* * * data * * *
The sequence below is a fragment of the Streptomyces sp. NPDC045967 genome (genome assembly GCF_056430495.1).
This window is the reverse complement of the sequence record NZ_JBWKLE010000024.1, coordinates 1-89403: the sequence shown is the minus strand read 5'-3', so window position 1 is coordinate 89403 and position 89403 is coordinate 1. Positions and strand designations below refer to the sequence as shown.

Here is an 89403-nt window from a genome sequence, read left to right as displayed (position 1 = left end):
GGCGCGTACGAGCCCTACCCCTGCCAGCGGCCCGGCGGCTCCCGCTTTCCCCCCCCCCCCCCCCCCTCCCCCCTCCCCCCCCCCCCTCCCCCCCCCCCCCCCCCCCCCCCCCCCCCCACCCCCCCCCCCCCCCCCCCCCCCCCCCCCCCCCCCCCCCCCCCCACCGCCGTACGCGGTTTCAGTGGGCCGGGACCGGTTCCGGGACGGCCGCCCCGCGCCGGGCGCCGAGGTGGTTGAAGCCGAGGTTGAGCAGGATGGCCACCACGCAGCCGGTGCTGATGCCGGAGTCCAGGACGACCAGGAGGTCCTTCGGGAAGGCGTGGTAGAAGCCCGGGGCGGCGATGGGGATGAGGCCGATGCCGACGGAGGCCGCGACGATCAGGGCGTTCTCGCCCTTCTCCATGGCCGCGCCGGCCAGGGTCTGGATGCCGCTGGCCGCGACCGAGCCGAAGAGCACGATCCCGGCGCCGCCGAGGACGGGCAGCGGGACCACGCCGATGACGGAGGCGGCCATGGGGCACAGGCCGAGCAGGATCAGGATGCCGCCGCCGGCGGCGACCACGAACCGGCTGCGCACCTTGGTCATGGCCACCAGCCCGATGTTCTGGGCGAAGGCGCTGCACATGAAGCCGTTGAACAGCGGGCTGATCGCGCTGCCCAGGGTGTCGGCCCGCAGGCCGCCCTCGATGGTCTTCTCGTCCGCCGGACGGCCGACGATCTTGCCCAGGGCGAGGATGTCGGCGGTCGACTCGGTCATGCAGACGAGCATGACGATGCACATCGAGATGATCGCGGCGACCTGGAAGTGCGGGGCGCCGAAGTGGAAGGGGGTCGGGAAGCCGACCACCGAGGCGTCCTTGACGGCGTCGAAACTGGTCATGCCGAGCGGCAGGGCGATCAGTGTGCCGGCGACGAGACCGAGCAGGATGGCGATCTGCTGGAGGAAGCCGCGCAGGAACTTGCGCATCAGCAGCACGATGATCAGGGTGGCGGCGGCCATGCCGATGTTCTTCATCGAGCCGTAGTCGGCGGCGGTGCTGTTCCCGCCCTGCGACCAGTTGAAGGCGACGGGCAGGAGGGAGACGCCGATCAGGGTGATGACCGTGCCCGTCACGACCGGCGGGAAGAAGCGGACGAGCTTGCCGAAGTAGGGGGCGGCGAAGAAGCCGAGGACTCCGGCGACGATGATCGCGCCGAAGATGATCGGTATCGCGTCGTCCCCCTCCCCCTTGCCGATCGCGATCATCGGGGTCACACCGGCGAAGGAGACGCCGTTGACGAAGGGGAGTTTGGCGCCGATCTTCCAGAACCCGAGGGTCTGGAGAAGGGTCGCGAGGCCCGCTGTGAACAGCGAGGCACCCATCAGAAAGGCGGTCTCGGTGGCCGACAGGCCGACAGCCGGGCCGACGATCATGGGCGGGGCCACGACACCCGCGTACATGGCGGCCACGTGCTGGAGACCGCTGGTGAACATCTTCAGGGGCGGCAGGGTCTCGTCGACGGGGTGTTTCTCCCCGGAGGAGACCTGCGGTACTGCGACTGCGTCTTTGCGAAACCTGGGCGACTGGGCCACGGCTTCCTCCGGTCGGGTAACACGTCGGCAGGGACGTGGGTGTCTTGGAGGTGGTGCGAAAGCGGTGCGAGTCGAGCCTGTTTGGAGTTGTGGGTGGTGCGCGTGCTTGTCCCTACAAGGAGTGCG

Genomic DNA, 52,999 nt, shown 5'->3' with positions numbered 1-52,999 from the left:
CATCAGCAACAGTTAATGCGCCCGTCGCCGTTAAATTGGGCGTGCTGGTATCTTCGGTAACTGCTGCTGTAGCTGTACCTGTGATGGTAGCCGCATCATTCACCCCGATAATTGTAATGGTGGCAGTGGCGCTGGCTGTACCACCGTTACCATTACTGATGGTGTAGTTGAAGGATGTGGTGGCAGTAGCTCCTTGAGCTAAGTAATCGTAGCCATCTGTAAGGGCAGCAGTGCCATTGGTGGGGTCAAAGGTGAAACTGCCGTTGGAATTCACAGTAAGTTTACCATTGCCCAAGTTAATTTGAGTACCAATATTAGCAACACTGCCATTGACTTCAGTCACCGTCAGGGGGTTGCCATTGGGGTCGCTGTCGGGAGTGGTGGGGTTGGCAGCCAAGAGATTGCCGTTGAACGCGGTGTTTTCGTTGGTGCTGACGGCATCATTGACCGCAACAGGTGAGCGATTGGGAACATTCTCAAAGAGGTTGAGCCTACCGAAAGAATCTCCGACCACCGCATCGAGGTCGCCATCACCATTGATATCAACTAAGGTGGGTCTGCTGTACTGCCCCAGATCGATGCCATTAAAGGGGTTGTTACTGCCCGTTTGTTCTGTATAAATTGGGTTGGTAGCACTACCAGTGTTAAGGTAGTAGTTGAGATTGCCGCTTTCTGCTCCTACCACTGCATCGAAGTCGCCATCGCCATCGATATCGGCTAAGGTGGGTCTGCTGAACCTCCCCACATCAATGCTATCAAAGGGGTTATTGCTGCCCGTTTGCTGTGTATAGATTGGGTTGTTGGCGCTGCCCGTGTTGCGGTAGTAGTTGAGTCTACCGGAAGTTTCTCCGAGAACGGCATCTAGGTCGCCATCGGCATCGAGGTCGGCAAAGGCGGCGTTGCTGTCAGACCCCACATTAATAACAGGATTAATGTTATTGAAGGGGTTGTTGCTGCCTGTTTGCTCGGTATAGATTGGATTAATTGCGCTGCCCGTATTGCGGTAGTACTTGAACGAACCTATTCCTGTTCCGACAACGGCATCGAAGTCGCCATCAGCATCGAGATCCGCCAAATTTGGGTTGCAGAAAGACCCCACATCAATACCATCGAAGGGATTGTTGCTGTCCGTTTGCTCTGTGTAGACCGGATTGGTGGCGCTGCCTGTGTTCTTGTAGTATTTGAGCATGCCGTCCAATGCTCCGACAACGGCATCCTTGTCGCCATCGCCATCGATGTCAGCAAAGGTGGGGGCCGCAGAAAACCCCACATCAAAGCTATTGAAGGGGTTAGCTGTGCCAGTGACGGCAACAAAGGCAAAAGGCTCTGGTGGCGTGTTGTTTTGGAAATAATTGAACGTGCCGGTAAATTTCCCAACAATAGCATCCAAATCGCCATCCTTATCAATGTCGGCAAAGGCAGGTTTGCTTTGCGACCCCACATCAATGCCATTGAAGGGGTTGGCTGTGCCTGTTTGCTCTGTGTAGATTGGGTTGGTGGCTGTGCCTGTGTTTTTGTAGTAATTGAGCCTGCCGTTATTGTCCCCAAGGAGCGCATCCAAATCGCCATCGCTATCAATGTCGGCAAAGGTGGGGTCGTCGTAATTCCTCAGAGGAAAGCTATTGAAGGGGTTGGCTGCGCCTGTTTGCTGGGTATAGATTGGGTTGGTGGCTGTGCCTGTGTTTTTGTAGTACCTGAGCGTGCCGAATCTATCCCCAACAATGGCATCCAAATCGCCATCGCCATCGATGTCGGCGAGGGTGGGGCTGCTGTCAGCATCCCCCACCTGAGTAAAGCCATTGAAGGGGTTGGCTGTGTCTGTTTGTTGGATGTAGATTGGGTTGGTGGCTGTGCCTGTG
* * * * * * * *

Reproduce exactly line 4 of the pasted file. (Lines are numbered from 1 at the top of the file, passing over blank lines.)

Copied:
GGCGCGTACGAGCCCTACCCCTGCCAGCGGCCCGGCGGCTCCCGCTTTCCCCCCCCCCCCCCCCCCTCCCCCCTCCCCCCCCCCCCTCCCCCCCCCCCCCCCCCCCCCCCCCCCCCCACCCCCCCCCCCCCCCCCCCCCCCCCCCCCCCCCCCCCCCCCCCCACCGCCGTACGCGGTTTCAGTGGGCCGGGACCGGTTCCGGGACGGCCGCCCCGCGCCGGGCGCCGAGGTGGTTGAAGCCGAGGTTGAGCAGGATGGCCACCACGCAGCCGGTGCTGATGCCGGAGTCCAGGACGACCAGGAGGTCCTTCGGGAAGGCGTGGTAGAAGCCCGGGGCGGCGATGGGGATGAGGCCGATGCCGACGGAGGCCGCGACGATCAGGGCGTTCTCGCCCTTCTCCATGGCCGCGCCGGCCAGGGTCTGGATGCCGCTGGCCGCGACCGAGCCGAAGAGCACGATCCCGGCGCCGCCGAGGACGGGCAGCGGGACCACGCCGATGACGGAGGCGGCCATGGGGCACAGGCCGAGCAGGATCAGGATGCCGCCGCCGGCGGCGACCACGAACCGGCTGCGCACCTTGGTCATGGCCACCAGCCCGATGTTCTGGGCGAAGGCGCTGCACATGAAGCCGTTGAACAGCGGGCTGATCGCGCTGCCCAGGGTGTCGGCCCGCAGGCCGCCCTCGATGGTCTTCTCGTCCGCCGGACGGCCGACGATCTTGCCCAGGGCGAGGATGTCGGCGGTCGACTCGGTCATGCAGACGAGCATGACGATGCACATCGAGATGATCGCGGCGACCTGGAAGTGCGGGGCGCCGAAGTGGAAGGGGGTCGGGAAGCCGACCACCGAGGCGTCCTTGACGGCGTCGAAACTGGTCATGCCGAGCGGCAGGGCGATCAGTGTGCCGGCGACGAGACCGAGCAGGATGGCGATCTGCTGGAGGAAGCCGCGCAGGAACTTGCGCATCAGCAGCACGATGATCAGGGTGGCGGCGGCCATGCCGATGTTCTTCATCGAGCCGTAGTCGGCGGCGGTGCTGTTCCCGCCCTGCGACCAGTTGAAGGCGACGGGCAGGAGGGAGACGCCGATCAGGGTGATGACCGTGCCCGTCACGACCGGCGGGAAGAAGCGGACGAGCTTGCCGAAGTAGGGGGCGGCGAAGAAGCCGAGGACTCCGGCGACGATGATCGCGCCGAAGATGATCGGTATCGCGTCGTCCCCCTCCCCCTTGCCGATCGCGATCATCGGGGTCACACCGGCGAAGGAGACGCCGTTGACGAAGGGGAGTTTGGCGCCGATCTTCCAGAACCCGAGGGTCTGGAGAAGGGTCGCGAGGCCCGCTGTGAACAGCGAGGCACCCATCAGAAAGGCGGTCTCGGTGGCCGACAGGCCGACAGCCGGGCCGACGATCATGGGCGGGGCCACGACACCCGCGTACATGGCGGCCACGTGCTGGAGACCGCTGGTGAACATCTTCAGGGGCGGCAGGGTCTCGTCGACGGGGTGTTTCTCCCCGGAGGAGACCTGCGGTACTGCGACTGCGTCTTTGCGAAACCTGGGCGACTGGGCCACGGCTTCCTCCGGTCGGGTAACACGTCGGCAGGGACGTGGGTGTCTTGGAGGTGGTGCGAAAGCGGTGCGAGTCGAGCCTGTTTGGAGTTGTGGGTGGTGCGCGTGCTTGTCCCTACAAGGAGTGCG